A Q&A with Michael Finkel, Author of July Indie Next List Top Pick “The Art Thief”

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Independent booksellers across the country have chosen Michael Finkel’s The Art Thief (Knopf) as their top pick for the July 2023 Indie Next List.

In The Art Thief, journalist Michael Finkel describes the heists and ultimate capture of notorious art thief, Stéphane Breitwieser. 

The Art Thief looks into the mind of one of the most successful art thieves in history. It’s a terrific psychological study of a true aesthete, and a look into how he was found and how laws changed after him,” said William Carl of An Unlikely Story in Plainville, Massachusetts.

Here, Finkel discusses his work with Bookselling This Week.

Bookselling This Week: One of the major draws for this story is Stepháne Breitwieser’s justification for his actions. Stealing for the love of art is a motivation that’s almost endearing. And that makes the decay of the artwork and his morals more painful to witness. You were able to witness some of that deterioration first hand. Do you want to talk a little about what it was like to follow this story, and to follow it to that specific end?

Michael Finkel: From the first time I wrote a letter to Breitwieser until today, it's been more than eleven years. It's not all I worked on for eleven years, but it was an extensive process, so I got to see a huge block of Breitwieser’s life. We'll leave the ending to be surprising to the readers, but there's a rise and a fall that I charted. I did interviews to learn about the rise and was eyewitness to the fall. It was sort of heart-rending and also on another level appropriate. All of his crimes are nonviolent, and his motivations seem nice, but he's still stealing from museums. The Public Museum is one of the great goods of the world, and this is a guy who abused public trust. There's a weird mélange of emotions that came through me as I watched the crash.

BTW: You invested more than a decade in this story. At this point, you’ve spent years corresponding with Breitwieser, visited museums with him, and attended his trial. Does it feel natural for that relationship to end once the story is done or do you tend to keep up with your subjects?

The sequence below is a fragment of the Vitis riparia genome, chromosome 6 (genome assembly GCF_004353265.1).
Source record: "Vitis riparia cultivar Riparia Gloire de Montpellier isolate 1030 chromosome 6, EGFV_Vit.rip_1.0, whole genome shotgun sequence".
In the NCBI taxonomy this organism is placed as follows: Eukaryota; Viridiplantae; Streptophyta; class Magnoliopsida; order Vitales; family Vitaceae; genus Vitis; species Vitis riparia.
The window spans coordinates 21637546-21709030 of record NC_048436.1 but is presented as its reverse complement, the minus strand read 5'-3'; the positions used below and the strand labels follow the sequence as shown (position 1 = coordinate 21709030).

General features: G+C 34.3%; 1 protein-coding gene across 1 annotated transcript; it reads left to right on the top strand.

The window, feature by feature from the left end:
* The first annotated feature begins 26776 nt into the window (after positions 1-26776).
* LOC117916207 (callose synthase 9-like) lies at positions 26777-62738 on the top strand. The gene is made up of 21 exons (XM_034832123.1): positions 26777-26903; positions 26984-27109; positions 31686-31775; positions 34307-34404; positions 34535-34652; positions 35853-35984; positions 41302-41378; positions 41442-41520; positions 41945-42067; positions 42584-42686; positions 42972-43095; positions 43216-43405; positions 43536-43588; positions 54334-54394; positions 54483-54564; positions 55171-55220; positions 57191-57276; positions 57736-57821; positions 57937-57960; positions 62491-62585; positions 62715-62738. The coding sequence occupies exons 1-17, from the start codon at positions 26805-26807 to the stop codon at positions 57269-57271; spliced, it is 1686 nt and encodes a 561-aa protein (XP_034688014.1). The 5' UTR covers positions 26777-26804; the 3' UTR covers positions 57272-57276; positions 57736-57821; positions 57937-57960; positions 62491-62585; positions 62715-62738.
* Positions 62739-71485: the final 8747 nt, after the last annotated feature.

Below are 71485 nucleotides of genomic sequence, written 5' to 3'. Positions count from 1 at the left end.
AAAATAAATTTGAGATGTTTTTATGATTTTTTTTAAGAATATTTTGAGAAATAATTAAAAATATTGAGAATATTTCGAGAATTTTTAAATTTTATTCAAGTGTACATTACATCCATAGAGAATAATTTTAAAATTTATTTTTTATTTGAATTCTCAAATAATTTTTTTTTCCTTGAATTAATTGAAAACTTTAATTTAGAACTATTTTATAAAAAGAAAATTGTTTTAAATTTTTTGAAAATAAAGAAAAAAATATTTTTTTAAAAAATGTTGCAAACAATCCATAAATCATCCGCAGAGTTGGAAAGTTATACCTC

MF: I tend to exhaust the people that I'm interested in. One of the blessings and curses of being a true journalist is that I am naturally curious and always want to know more. I said that we conducted forty hours of interviews in the book. It was probably more like fifty or sixty hours. I think Breitwieser told me everything that he wanted to tell me. I'm happy to say that we maintain a relationship via email that is friendly, so I didn't piss him off. While I will remain curious about Breitwieser for the rest of his life, I think that our relationship has run its course.

BTW: You’re organizing all of this information from this vast timeline. What does your process look like?

MF: In one word or less, I would say inefficient. It seems to work for me. I'm happy with the book, but wow, everything seems just so inefficient. I wanted to read everything that had ever been written about art. I probably read 150 books and 5,000 newspaper or magazine articles to prepare for this. Now it was during COVID, but it was an entire year doing nothing but reading.

Renaissance art, which is Breitwieser’s favorite, was not mine. I wanted to educate myself on Renaissance art but then I was wondered, “What makes you like a piece of art?” I got into art theory and then scientific theory of the brain. I probably could have written an 800-page book about what we like about art. Ultimately, maybe two paragraphs of that ended up in the book. But readers are sharp people. Whether or not I'm showing off on the page, I think they sense whether there is a knowledgeable and competent person behind the prose. At least, that's my excuse for spending an entire year reading books.